There is a category of domestic investors who choose foreign investments as an efficient way of managing their family wealth. Family unity and traditions have always been an integral part of Chinese culture, and the question is, how is it possible to keep the same principles when structuring family capital?

It is essential to consider the interests of various family generations when structuring family capital. Nowadays, people study, work and live in different parts of the world, which sometimes makes family wealth management complicated. In such situations, investors can establish their own (private label) fund, so that the assets of all family members are segregated according to individual needs, but at the same time, they are within one structure and more convenient to manage. Moreover, the fund can be managed either by an external asset manager or by investing family themselves.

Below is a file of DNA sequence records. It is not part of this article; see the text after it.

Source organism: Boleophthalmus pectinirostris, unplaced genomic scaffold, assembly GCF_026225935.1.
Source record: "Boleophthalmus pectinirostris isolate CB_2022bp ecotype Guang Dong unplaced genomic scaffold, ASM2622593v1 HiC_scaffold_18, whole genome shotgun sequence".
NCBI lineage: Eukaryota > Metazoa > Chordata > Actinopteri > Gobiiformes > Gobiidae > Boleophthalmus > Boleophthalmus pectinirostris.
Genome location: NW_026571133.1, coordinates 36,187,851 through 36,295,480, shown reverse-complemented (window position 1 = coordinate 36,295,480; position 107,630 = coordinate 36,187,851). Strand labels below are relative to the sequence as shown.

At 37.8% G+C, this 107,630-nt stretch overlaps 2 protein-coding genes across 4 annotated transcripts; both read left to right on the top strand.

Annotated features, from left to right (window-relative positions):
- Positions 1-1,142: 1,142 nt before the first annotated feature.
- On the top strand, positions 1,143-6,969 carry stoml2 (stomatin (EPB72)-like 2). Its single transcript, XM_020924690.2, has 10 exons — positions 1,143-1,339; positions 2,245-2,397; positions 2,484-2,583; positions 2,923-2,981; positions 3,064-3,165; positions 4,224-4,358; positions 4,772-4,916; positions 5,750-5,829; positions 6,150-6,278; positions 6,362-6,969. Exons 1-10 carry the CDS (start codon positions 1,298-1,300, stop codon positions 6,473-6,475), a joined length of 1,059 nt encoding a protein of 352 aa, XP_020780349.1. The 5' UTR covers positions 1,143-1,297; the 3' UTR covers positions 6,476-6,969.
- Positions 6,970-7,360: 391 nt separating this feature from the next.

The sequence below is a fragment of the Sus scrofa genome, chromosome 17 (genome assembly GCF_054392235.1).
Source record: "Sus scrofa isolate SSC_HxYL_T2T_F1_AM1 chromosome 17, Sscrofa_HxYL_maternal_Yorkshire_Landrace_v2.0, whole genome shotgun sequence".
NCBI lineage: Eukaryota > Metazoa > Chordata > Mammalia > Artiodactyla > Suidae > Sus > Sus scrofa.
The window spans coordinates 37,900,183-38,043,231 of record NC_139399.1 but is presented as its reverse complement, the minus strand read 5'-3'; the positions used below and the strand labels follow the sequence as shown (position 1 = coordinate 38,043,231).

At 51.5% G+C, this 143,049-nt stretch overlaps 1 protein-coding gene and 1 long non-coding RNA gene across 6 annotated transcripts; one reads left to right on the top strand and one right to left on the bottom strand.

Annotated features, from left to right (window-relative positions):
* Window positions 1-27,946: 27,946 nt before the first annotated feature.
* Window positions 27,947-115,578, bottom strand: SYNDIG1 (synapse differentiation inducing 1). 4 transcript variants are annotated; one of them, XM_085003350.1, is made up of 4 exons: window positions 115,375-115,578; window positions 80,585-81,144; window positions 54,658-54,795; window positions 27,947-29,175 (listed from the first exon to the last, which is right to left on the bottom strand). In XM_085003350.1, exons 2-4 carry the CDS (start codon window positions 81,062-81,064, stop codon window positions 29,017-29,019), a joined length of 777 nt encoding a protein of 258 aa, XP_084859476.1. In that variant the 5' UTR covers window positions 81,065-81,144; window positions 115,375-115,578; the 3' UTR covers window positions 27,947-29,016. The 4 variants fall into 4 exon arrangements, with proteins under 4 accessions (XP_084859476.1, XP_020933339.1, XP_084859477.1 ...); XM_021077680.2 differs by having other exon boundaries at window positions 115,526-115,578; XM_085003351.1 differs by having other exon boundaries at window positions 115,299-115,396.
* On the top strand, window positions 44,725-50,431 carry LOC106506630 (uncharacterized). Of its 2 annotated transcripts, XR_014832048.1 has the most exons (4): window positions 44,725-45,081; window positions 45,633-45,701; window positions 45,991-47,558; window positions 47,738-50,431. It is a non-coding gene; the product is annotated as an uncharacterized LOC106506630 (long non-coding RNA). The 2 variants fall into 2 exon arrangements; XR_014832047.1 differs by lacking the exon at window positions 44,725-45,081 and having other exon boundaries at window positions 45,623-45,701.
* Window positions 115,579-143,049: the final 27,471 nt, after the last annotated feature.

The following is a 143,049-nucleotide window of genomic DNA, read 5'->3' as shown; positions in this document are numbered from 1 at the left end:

Based on BAO’s experience in constructing such private label funds in multiple jurisdictions, it is an effective solution for preserving and multiplying family wealth. Besides, such a framework of allocating capital enables family members to focus on their matters while the administration and portfolio management is performed with the expertise of the fund manager.

Taking into account the transformation of the domestic economy and growing demand for sophisticated investment solutions, Chinese investors may become a driving force for progress throughout the globe and make the next step to a better, wealthy future. Investing in foreign markets often carries fear of the unknown from domestic investors, but with a trusted professional advisor that will conduct a thorough risk assessment, could be a solution that unleashes tremendous global opportunities.

November 10th 2020